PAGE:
Art plays a vital role in my life. The art form that I engage in is quilting. When I retired early due to the PD I wasn't sure what I would do on a day to day basis, I was used to working 60 to 70 hours a week and free time was spent with family and doing chores.
I had always loved to sew and decided to spend more time with this art form. Quilting became a passion. I have made quilts for each of my children and their spouses, and for my four grandchildren, along with other family members and friends.
These quilts give provide a loving and lasting gift to my family. The quilts remind me that I can still accomplish a task from start to finish, that I have a talent that not many people do.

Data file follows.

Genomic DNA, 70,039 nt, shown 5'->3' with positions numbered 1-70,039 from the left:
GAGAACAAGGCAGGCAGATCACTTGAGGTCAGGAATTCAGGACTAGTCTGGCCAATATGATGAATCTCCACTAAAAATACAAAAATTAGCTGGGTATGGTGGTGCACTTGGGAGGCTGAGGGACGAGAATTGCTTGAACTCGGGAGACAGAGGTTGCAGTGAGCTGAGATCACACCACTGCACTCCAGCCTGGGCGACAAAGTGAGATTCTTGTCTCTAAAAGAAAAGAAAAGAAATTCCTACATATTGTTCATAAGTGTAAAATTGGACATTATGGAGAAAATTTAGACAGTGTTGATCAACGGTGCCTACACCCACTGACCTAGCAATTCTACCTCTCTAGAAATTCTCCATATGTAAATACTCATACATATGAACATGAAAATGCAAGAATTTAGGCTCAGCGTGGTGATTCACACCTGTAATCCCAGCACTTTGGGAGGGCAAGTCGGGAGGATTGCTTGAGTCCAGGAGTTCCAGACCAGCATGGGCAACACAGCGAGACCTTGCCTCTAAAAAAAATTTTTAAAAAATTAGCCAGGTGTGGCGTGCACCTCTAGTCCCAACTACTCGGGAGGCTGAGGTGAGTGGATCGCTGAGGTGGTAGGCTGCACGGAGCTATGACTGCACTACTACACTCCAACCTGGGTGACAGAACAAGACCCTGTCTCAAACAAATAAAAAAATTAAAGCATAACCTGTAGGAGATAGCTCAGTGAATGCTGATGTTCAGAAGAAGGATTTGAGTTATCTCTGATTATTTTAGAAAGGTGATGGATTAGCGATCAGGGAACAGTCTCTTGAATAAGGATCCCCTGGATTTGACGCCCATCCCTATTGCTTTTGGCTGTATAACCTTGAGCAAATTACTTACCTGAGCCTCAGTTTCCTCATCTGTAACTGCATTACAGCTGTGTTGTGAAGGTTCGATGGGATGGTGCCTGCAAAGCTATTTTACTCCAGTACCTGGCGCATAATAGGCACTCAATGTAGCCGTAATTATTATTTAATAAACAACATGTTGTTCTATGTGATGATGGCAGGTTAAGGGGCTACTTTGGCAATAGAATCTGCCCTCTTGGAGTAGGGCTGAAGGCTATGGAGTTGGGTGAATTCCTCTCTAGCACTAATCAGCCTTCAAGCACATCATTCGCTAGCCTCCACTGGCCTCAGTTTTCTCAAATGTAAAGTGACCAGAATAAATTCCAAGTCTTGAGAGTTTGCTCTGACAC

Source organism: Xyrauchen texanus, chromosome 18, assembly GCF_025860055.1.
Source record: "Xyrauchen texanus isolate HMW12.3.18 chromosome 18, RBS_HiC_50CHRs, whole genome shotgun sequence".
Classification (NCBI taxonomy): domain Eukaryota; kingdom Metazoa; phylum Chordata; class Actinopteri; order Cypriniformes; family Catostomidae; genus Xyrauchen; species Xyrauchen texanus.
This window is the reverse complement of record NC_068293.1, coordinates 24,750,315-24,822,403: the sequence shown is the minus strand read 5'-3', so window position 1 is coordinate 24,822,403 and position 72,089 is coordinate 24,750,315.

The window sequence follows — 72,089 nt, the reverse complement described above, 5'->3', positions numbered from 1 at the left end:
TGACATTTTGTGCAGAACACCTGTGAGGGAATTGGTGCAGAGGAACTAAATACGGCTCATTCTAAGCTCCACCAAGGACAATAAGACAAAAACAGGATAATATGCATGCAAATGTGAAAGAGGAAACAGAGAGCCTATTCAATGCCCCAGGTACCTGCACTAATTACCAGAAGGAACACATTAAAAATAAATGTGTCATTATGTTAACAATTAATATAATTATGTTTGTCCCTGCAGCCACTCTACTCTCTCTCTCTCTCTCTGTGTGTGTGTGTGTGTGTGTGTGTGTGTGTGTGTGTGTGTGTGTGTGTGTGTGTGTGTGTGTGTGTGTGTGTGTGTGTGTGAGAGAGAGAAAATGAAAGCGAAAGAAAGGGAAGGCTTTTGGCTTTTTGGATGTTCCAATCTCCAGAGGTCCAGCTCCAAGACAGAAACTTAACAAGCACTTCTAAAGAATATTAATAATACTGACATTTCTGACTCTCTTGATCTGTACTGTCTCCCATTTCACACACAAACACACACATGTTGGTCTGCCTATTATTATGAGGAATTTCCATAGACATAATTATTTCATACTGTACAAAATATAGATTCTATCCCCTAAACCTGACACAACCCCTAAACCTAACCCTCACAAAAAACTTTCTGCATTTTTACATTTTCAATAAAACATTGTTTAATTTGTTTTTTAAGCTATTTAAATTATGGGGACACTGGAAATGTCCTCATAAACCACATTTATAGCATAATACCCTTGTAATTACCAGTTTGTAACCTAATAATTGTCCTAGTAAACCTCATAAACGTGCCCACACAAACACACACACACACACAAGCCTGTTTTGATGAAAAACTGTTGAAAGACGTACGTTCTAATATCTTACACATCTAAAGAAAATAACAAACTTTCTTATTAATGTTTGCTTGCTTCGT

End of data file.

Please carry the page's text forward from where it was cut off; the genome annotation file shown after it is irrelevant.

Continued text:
The role PD plays in my art, well it slows me down, I sometimes spend five to ten minutes threading a needle, but I am a patient person and don't set timelines for completion of my quilts so I just keep trying and sooner or later I always manage to thread those needles.
Like many PD people when I sit and do nothing, or watch TV or even read that resting tremor sets in, but if I am stitching my hand doesn't shake.
In 1999, when I was diagnosed with PD, I was a successful school principal, whose identity was my job. At the end of 2000, when I realized I couldn't keep my health and work as I was, I was devastated. I felt that my life had no worth.
Quilting gave me back a sense of worth, a reason to get up each morning.